- Jivamukti – Mixture of vinyasa flow, chanting, and a vegetarian twist. I tried some yoga classes at Jivamukti in New York City and I will say it was very challenging, had some more elements of the spiritual practice, and there was a vegetarian restaurant in the studio. I really enjoyed it!
- Others – A couple other types of yoga are AcroYoga or partner yoga, paddleboard yoga and Anti-Gravity or aerial yoga. These are all fairly new yoga practices that take yoga above and beyond the normal mat practice. You can take yoga to a new level practicing with a partner, on a paddleboard or in the air (with a hammock, of course).
These are just a few of the most common types of yoga, but there are many more out there available. There are also yoga classes for specific populations, including prenatal yoga, yoga for cancer survivors, restorative yoga, gentle yoga, and many more. Look for the yoga class that works best for you.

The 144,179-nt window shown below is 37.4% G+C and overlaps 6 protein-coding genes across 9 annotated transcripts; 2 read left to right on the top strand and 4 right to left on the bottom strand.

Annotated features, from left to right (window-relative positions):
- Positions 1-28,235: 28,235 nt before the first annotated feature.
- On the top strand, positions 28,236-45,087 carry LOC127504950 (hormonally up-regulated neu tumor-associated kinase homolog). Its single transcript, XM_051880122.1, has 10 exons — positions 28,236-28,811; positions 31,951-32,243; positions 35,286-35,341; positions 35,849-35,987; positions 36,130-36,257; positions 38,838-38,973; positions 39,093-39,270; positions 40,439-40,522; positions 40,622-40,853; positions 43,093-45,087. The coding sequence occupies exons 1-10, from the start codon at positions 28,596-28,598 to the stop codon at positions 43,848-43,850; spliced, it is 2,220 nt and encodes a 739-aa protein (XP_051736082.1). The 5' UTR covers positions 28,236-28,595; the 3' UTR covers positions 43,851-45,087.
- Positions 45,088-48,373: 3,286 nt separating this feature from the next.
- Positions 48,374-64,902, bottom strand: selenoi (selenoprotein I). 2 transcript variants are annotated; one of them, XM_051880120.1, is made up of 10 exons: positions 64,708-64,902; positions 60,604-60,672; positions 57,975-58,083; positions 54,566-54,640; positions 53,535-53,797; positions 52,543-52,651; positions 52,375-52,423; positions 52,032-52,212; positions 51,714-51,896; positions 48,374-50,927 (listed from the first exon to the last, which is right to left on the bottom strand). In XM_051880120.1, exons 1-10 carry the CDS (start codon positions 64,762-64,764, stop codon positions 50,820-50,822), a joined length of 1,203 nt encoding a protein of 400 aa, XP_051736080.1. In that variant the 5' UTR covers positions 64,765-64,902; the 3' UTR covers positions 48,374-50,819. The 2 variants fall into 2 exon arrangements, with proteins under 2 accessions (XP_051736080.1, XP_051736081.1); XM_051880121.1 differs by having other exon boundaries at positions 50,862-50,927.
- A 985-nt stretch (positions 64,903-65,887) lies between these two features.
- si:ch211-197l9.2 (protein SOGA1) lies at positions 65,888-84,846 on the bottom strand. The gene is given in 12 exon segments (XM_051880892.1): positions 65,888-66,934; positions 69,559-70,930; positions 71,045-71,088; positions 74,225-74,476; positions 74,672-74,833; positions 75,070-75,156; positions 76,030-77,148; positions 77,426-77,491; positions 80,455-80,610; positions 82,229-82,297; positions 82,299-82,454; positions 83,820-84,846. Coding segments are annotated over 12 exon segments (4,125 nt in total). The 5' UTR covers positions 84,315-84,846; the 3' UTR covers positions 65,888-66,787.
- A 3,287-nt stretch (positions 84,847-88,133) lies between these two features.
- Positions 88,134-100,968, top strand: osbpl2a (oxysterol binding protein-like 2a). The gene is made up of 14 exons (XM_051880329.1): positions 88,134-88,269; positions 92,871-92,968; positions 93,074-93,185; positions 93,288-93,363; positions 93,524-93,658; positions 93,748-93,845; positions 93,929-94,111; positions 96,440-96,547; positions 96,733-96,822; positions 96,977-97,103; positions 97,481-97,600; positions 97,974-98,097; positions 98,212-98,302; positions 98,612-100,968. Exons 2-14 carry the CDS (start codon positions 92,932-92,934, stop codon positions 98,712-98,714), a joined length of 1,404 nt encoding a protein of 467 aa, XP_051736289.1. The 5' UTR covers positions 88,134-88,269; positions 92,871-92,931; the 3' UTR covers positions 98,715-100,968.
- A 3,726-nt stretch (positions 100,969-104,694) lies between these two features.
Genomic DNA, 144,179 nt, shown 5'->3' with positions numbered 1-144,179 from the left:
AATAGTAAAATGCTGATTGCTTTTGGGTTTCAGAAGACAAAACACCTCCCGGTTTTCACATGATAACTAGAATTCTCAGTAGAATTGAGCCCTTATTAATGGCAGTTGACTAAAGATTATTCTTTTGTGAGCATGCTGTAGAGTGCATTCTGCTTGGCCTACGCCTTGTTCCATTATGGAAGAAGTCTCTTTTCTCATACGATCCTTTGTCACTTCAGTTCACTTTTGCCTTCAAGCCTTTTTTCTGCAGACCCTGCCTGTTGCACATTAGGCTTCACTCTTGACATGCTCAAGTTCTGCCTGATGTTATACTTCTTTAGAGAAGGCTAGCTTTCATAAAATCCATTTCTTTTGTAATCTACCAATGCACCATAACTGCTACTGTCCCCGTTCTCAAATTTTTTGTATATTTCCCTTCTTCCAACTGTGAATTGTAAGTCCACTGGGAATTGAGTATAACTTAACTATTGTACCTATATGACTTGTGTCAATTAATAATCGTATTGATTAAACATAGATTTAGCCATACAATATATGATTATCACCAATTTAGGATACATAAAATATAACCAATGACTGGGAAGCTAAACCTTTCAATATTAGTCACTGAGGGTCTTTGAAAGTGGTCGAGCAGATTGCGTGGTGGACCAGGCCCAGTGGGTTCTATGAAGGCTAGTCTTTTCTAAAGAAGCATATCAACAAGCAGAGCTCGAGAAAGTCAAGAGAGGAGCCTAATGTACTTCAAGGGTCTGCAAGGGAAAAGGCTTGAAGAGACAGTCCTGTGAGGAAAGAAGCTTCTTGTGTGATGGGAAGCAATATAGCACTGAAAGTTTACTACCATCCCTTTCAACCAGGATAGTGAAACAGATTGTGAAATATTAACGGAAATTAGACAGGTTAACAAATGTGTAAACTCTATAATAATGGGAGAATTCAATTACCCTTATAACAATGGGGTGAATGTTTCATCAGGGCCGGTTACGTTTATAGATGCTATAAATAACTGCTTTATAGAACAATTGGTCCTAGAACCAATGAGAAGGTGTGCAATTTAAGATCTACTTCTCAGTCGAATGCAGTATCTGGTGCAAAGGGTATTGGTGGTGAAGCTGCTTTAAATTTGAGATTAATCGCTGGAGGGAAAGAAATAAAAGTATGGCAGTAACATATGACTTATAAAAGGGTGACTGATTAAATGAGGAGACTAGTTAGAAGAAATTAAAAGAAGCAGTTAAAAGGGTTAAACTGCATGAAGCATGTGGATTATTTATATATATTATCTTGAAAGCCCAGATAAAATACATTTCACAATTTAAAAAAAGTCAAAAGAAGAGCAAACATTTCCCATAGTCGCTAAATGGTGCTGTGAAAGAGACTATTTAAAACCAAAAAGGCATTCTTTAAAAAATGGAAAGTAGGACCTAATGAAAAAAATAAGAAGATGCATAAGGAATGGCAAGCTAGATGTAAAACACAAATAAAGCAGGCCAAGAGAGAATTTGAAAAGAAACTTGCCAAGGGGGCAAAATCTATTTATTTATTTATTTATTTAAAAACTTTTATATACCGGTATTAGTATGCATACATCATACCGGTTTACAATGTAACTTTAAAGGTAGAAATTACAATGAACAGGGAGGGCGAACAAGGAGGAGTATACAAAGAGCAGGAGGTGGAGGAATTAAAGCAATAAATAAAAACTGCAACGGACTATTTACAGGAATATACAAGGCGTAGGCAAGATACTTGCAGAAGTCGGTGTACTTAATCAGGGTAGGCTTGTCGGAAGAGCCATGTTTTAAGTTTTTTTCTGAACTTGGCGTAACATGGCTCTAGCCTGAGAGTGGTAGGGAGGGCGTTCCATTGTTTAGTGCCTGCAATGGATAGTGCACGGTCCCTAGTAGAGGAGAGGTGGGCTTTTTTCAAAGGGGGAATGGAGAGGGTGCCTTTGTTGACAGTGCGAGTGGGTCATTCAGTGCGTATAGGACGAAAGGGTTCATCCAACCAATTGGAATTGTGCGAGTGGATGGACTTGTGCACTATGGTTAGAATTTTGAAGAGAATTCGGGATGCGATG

Yoga is ultimately for the mind, body and soul. All of these elements are important for your personal yoga practice. Bottom line is: get your “asana” to yoga and practice. Yoga is meant to be a lifestyle and way of life, not just an exercise class at the gym. If you’re new to the practice, take baby steps and do what feels good for you. Not every style, practice or path is right for everyone. Yoga is an individualized journey connecting, uniting, and yoking the body, mind and soul.